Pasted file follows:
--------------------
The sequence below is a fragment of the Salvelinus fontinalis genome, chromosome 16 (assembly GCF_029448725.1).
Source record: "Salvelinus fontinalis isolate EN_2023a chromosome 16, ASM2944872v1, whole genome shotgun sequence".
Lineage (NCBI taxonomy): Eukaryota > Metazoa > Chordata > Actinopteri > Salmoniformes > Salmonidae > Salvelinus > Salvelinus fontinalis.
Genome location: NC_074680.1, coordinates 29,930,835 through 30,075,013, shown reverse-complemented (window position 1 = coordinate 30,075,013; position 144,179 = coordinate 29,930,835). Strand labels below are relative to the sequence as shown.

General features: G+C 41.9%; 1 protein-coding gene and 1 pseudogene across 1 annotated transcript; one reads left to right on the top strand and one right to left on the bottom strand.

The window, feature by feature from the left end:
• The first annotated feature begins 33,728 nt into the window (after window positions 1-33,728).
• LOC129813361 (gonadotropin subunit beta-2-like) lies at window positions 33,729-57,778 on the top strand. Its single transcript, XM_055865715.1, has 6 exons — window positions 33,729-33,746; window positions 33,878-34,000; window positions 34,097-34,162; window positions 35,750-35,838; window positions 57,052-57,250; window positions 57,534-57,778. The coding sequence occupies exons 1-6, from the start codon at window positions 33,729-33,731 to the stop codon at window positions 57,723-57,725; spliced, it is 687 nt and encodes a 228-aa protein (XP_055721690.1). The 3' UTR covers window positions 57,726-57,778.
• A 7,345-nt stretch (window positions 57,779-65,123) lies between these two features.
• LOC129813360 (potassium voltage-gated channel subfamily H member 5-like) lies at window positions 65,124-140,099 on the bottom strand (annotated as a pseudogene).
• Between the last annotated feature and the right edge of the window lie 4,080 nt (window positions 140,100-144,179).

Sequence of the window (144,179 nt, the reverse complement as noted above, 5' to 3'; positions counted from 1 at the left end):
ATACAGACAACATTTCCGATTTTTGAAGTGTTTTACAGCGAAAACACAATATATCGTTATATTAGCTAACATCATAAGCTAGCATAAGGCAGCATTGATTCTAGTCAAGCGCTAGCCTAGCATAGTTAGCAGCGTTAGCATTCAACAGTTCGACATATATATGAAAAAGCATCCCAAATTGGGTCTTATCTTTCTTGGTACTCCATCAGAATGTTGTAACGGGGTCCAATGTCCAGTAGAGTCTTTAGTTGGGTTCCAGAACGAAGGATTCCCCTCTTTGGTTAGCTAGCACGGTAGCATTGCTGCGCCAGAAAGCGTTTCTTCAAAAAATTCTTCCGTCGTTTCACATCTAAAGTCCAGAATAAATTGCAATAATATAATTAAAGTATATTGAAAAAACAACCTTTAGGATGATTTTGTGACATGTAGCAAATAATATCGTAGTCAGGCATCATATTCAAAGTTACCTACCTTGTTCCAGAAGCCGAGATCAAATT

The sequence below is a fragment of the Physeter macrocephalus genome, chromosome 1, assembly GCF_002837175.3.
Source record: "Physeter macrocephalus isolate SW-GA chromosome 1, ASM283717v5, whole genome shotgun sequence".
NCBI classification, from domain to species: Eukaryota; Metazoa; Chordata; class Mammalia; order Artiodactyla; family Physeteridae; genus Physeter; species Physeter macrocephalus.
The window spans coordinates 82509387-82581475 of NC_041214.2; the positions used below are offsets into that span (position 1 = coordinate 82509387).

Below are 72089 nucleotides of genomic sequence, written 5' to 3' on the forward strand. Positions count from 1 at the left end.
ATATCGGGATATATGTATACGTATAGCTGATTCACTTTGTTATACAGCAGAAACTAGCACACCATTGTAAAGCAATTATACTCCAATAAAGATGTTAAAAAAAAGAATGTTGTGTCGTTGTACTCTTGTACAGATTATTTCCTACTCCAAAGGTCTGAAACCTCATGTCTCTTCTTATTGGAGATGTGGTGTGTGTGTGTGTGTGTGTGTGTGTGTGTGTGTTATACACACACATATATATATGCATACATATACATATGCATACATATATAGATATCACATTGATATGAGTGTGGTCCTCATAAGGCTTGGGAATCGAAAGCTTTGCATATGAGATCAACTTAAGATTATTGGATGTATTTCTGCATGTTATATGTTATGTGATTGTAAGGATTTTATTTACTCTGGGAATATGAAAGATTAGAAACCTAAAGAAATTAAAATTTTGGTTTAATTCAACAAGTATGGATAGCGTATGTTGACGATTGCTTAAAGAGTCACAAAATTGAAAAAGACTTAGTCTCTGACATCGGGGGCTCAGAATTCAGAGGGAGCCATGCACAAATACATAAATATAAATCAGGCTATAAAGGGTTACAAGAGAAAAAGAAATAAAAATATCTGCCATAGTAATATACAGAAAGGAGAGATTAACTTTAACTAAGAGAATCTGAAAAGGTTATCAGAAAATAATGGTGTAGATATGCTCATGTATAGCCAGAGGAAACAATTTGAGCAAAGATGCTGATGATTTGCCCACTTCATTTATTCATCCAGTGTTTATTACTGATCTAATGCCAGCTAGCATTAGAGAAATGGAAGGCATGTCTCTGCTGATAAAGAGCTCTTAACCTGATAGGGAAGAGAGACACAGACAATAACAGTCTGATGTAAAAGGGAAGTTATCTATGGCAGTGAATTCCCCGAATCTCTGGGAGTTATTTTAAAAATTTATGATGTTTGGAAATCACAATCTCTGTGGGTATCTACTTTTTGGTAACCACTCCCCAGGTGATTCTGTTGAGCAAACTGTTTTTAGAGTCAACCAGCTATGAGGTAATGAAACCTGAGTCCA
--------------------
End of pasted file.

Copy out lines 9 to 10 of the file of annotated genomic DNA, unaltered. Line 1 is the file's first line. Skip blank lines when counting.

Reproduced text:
• A 7,345-nt stretch (window positions 57,779-65,123) lies between these two features.
• LOC129813360 (potassium voltage-gated channel subfamily H member 5-like) lies at window positions 65,124-140,099 on the bottom strand (annotated as a pseudogene).